With the values determined in Ref. [1] at NNLO in QCD for the strong coupling, and the running top-quark mass , cf. Eq. (3), we are in a position to update previous work [25]. The value of in Eq. (3) correspond to the pole mass  GeV at NNLO so that Eq. (2.3) leads to the bound

(6)

where all uncertainties have been added in quadrature. Thus, within its 1 uncertainty this lower bound is compatible with the measured value  GeV [22] for the Higgs boson mass, allowing for stability up to the scale .

In a complementary way this is illustrated in Fig. 7 showing the running of the Higgs boson self-coupling in full three-loop accuracy and with and obtained in Ref. [1] as the input parameters. The computation has been performed with the code mr, which implements matching and running of the SM parameters [26]. Clearly, a vanishing Higgs self-coupling at remains a scenario which is compatible with the current values of , and within their 1 uncertainties. In addition, as follows from our analysis the value of remains strictly positive up to scales , so that no new physics needs to be invoked in order to stabilize the electroweak vacuum.

Figure 7: The renormalization group evolution of the Higgs boson self-coupling as a function of scale . The dashed (red) lines denote the combined uncertainty for and and the dotted (blue) lines the uncertainty in the value of . The range of scales is indicated by the hatched (green) band on the right. Reprinted figure with permission from Ref. [1]. Copyright (2017) by the American Physical Society.

2.4 Beyond the SM top-quark physics

Most models beyond the Standard Model treat the top-quark special as it is the heaviest known particle and couples most strongly to the electroweak symmetry breaking sector. We just discuss here one particular aspect of new physics in the top-sector, namely the search for so-called heavy top-partners at the LHC and the possible measurements of their properties. These particles are predicted in many models to compensate the large radiative corrections to the Higgs potential from the SM top-quark. We focus here on fermionic top partners (denoted here as ), where searches in specific decay channels of these particles into the SM top-quark and a -boson, i.e., the decay , have been studied [27]. This channel has been studied for hadronically decaying top-quarks by means of so-called boosted top tagging techniques. As there is a huge mass gap expected between the top-partner and the SM top-quark, the SM top-quark gets a considerable boost which allows it to be treated with jet substructure techniques. Due to the leptonically decaying boson, this channel allows to fully reconstruct the mass of the top-partner particle in case of a discovery.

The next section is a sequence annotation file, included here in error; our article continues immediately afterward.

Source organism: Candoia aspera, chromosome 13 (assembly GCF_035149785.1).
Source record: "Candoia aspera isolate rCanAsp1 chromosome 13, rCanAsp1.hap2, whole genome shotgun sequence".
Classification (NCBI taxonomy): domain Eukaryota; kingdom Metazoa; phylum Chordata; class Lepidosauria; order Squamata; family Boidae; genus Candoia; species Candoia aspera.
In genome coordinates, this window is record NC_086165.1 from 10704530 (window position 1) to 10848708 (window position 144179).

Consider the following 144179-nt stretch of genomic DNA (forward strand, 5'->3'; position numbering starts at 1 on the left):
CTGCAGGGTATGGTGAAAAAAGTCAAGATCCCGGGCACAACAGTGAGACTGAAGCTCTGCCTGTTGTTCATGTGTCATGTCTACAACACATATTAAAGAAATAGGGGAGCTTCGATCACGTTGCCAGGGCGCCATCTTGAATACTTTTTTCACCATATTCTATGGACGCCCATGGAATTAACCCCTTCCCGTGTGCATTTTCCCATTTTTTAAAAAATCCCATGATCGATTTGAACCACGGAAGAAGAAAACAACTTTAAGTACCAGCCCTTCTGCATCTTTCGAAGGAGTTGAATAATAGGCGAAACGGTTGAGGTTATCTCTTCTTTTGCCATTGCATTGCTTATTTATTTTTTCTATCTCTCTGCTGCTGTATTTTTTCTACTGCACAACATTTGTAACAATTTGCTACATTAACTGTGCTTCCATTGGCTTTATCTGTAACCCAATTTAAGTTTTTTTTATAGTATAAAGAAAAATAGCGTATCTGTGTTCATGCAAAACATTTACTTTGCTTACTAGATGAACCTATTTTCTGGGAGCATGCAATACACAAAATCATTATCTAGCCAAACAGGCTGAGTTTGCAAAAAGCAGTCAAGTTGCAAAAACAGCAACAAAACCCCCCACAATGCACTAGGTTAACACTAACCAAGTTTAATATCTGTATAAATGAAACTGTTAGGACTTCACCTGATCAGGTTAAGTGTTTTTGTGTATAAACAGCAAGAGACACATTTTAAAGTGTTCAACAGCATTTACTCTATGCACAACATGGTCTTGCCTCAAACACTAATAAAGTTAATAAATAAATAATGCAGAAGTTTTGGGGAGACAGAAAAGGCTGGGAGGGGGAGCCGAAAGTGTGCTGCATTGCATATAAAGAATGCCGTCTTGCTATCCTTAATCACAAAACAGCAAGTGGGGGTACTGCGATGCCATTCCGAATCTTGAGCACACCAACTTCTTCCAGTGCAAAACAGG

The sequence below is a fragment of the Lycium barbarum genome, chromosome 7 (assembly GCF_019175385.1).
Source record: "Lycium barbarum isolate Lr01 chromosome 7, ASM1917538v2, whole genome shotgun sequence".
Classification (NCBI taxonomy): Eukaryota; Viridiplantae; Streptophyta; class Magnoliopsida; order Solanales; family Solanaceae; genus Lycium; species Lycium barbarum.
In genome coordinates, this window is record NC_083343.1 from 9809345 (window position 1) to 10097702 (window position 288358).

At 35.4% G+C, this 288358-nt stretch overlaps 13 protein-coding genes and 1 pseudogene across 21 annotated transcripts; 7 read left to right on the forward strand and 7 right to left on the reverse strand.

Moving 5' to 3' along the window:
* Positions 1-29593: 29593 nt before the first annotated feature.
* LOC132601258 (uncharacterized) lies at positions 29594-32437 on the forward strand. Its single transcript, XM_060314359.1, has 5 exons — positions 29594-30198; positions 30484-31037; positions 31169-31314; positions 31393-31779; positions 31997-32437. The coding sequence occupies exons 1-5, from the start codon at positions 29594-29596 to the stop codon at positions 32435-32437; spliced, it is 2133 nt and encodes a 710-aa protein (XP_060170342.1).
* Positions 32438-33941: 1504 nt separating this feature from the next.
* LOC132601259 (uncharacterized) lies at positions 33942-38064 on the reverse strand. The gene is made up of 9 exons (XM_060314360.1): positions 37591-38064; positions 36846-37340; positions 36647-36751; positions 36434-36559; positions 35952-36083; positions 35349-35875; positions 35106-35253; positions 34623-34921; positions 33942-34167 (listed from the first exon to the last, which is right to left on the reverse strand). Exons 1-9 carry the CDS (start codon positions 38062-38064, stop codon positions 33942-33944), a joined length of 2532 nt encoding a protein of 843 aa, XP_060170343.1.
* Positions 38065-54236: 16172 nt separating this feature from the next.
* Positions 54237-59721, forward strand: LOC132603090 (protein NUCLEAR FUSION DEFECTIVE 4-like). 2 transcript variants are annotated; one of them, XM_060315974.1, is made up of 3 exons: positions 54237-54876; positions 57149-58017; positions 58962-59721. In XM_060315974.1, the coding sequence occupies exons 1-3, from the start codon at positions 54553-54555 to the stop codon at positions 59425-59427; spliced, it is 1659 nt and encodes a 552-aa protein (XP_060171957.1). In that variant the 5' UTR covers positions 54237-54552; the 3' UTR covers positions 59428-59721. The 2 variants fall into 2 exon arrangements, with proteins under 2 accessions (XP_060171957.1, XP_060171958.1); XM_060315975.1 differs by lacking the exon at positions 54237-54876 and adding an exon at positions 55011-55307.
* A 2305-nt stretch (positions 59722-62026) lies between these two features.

This has been studied in the context of simplified models, where only the top-partner and its electroweak and QCD couplings to SM particles are considered. Typical scenarios for such top-partners are models with composite Higgs boson or Little Higgs models, which have also been studied specifically in this context, cf. [28, 29, 30].

Possible discoveries of a top-partner have been quantified as a function of its mass and its universal electroweak coupling . The sensitivity curves for 3 evidence as well as for 5 discovery are shown in Fig. 8. The shown bands include a possible additional non-statistical uncertainty of 30% on the visible cross section of the involved processes, e.g., from the experimental systematics in detection efficiencies. If a signal peak is observed, a measurement of the top-partner’s invariant mass is possible with a resolution of GeV around the peak, at worst.

Figure 8: Sensitivity to top-partners at LHC Run 2 with and of integrated luminosity using the channel with hadronic boosted top reconstruction. Figure taken from Ref. [27].

Another project focusing on new physics in the top-quark sector studied single-top production at the LHC as a means to measure possible anomalous charged-current contact interactions in the top-quark sector [31]. This relies on an effective-field theory approach which parameterizes the effect of new physics in a model-independent way in the form of higher-dimensional four-fermion operators for contact interactions whose Wilson coefficients can be interpreted as anomalous top-quark couplings. Here, binned likelihood distributions over specific kinematic observables have been studied to gain sensitivity on the Wilson coefficients. As a result it was found that for new physics scale of  TeV the LHC with  TeV and 100 fb integrated luminosity reaches a sensitivity of the order for the Wilson coefficients. Angular distributions can serve as spin analyzers for the top-quark and allow to resolve ambiguities in the parameter determination.

3 Top-quark physics at the ILC and CLIC